Interestingly, the prospectus - as it is legally obliged to - lists the possible risks facing Aer Lingus and the flotation which include increased aviation fuel prices, seasonal fluctuations, labor relations, overall passenger traffic, currency fluctuations, higher landing fees, the availability of additional slots or landing rights, natural disasters, any matters adversely affecting the Dublin airport (from which it is based), the Government's retention of at least a 25% stake in the airline, and the lack of an 'open skies' deal between the US and the EU, which could hinder its expansion plans in the US.


 

PARTIES WORK ON COMMUNITY ISSUES

The PUP and Sinn Fein in Derry said they will work on community issues The Progressive Unionist Party and Sinn Fein in Londonderry have said they will work together on community issues. In a statement the unionist and republican parties said they were committed to "sustained dialogue". 

 

Derry Sinn Fein Councillor Lynn Fleming said the groundwork for the alliance had been laid over some weeks. 

 

"We are a society coming out of conflict and if we are to have a shared future we need to sit down with our unionist neighbors," she said. 

 

The statement said: "We must be confident in building a better future for ourselves and our children. We must show leadership and not be afraid to take risks." 


 

 

lifestyles

 

 

 

 

 

 

return to top

 

Amongst the Central Statistics Office latest figures were the following interesting facts; both the number of workers employed and the number of visitors to Irish shores have increased significantly!

 

INCREASE IN VISITORS TO IRELAND

The Central Statistics Office reported that the number of visitors to Ireland increased by 13.2% in the first six months of the year. The total reached 3,502,000, of which 2,112,000 came in the second quarter, representing a 17% increase from the same period in 2005. From April to June the largest increase, 26%, was in travelers from mainland Europe, while US visitor numbers grew by 15%, and arrivals from Britain increased by 14%. 

 

The number of Irish people traveling abroad is also up with a growth of 12% reported in the first half of 2006. While the number traveling to Britain was down slightly in the second quarter, travel to both continental Europe and the United states was up, increasing by 22% and 10% respectively.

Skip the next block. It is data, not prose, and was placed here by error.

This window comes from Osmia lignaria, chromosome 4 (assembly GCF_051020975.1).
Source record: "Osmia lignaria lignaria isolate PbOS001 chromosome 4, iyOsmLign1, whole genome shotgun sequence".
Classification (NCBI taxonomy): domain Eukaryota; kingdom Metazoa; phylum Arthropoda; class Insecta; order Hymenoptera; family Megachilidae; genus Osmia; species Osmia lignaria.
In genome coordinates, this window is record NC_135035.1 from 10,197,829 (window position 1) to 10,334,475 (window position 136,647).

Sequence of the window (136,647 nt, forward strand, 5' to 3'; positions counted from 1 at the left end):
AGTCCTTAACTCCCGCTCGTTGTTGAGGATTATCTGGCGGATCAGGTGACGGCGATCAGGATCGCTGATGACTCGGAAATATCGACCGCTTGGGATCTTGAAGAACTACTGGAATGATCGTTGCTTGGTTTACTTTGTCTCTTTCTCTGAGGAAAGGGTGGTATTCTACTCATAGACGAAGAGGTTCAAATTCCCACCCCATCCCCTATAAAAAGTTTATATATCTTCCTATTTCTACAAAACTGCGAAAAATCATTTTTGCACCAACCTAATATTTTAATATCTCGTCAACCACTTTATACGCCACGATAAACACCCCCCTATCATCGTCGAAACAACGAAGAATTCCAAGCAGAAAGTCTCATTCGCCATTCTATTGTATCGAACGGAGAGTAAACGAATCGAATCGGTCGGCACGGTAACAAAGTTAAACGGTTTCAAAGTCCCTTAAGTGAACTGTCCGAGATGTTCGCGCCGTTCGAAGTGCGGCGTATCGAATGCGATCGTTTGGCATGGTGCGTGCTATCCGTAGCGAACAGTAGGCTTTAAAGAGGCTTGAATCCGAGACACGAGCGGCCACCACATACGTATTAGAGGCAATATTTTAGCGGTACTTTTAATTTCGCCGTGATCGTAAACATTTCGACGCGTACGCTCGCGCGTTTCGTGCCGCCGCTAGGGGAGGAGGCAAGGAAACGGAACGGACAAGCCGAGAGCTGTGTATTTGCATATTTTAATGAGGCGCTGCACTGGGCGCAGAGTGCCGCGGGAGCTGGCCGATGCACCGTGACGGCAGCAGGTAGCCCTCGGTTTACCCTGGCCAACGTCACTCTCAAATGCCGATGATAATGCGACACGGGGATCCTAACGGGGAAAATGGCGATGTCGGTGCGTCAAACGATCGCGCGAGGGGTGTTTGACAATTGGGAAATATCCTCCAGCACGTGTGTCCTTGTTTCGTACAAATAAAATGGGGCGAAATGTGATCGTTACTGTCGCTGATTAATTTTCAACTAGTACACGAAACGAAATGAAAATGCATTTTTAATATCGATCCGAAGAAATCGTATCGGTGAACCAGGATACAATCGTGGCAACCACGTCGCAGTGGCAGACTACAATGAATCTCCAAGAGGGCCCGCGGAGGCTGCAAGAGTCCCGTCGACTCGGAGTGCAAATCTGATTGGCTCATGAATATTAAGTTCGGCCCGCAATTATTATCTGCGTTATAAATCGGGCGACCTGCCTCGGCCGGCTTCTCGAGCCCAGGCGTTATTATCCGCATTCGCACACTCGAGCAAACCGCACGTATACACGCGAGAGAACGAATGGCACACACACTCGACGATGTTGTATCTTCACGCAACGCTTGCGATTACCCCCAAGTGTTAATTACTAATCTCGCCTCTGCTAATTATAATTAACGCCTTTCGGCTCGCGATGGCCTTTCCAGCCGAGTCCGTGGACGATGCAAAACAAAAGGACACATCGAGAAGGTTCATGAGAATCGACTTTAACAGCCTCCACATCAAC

NUMBERS AT WORK EXCEED 2MILLION

The Central Statistics Office (CSO) reported a figure of 2,017,000 employed workers, representing an annual increase of 87,800 or 4.6%. Annual growth in employment has been above 4.5% for the past five quarters and is ahead of the EU average growth rate of 1.7%. Full-time jobs accounted for almost 80% of the growth, while the CSO estimated that foreign workers accounted for almost 55%, or 47,800, of the annual increase.

 

A breakdown showed that growth was strongest in the construction and wholesale and retail trade sectors, which added 20,300 and 17,500 jobs respectively over the year. Health, education and finance also showed strong growth.

 

Separate CSO figures showed that the number of immigrants into the country in the 12 months to April was 86,900, the highest figure since estimates began in 1987. 43% of immigrants were from the 10 new EU states - 26% from Poland and 7% from Lithuania. On the other hand, the number of emigrants was 17,000, giving a net migration figure of 69,900, and when added to the natural increase in population brought the total up 104,000 to 4.235 million.

 

opportunities available to host a young person from Ireland or northern Ireland this summer!

This Fall, over twenty young men and women from the Republic of Ireland and Northern Ireland are expected to arrive in Pittsburgh to participate in our Wider Horizons program.  These young people will receive two months of on-the-job training, personal development, exposure to American culture, and new insights into the problems at home through conflict resolution.  At the end of the eight weeks, the participants will return to Ireland, hopeful of securing employment and living in peace.

 

As an essential part of this program, we are looking for host families to house participants during these two separate eight-week long programs.  Those of you who have hosted participants in the past have our thanks for opening your hearts and homes.  No doubt you may be called upon again, but we also ask you to recruit any interested friends, neighbors, and co-workers.  Host Family help is vital in providing a positive and rewarding experience for the participants.

 

Our second Wider Horizons group from Monaghan sand Armagh arrives on the 5th October .

 

For more information on becoming a Host Family, please contact the Ireland Institute at 412-394-3900.  

 

 

Sports

 

 

return to top

RUGBY: LADIES IMPRESS DESPITE 14-18 LOSS

A hugely encouraging final game for Ireland at the 2006 IRB World Cup saw them push seventh seeds Australia right to the death in a tough encounter. The Wallaroos took the spoils, claiming seventh place overall, but second-half tries from hooker Jean Lonergan and scrum-half Tania Rosser allowed Ireland move up two places in IRB seedings from tenth to eighth. Ireland, who were only pipped by a point by the fifth-seeded Scots during the week, trailed 10-0 at the break in Edmonton. Australia led early with a penalty from Alana Thomas and winger Trish Brown's 35th-minute try. Brown evaded two would-be tacklers out wide on the left and then fended off Jeanette Feighery's last-gasp challenge to make the corner. But Lonergan crossed the line on 52 minutes, with Grace Davitt converting, and Ireland were right back in contention in the wet conditions. A second Thomas penalty followed by an individual try from flanker and captain Selena Worsley saw the Aussies go 18-7 clear. With only 12 minutes remaining, the game was effectively beyond Ireland's reach but the girls in green fought right until the finish. They were rewarded for their persistence with a 78th-minute try when Rosser speared through a gap off a close-in ruck and made the corner. Davitt's conversion topped off what has been an excellent tournament for Philip Doyle's side, especially considering that Ireland finished 13th at the 2002 World Cup in Barcelona.